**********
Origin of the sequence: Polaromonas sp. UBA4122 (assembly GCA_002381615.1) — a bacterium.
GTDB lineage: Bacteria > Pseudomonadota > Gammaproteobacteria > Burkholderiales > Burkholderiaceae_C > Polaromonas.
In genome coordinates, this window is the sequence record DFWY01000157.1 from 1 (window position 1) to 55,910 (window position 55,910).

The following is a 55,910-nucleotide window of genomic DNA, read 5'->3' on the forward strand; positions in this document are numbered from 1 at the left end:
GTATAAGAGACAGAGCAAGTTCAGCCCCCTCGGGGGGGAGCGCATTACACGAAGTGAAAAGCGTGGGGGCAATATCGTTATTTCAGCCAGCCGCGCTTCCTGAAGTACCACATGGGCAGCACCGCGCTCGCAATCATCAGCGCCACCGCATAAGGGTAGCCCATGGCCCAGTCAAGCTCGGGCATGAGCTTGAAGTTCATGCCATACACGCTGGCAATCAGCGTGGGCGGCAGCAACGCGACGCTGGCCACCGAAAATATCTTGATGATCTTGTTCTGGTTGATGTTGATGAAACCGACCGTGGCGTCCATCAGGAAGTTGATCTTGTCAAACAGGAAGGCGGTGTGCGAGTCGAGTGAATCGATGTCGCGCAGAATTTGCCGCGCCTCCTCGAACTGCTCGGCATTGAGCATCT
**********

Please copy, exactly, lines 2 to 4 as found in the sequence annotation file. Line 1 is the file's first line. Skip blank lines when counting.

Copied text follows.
GTDB lineage: Bacteria > Pseudomonadota > Gammaproteobacteria > Burkholderiales > Burkholderiaceae_C > Polaromonas.
In genome coordinates, this window is the sequence record DFWY01000157.1 from 1 (window position 1) to 55,910 (window position 55,910).

The following is a 55,910-nucleotide window of genomic DNA, read 5'->3' on the forward strand; positions in this document are numbered from 1 at the left end: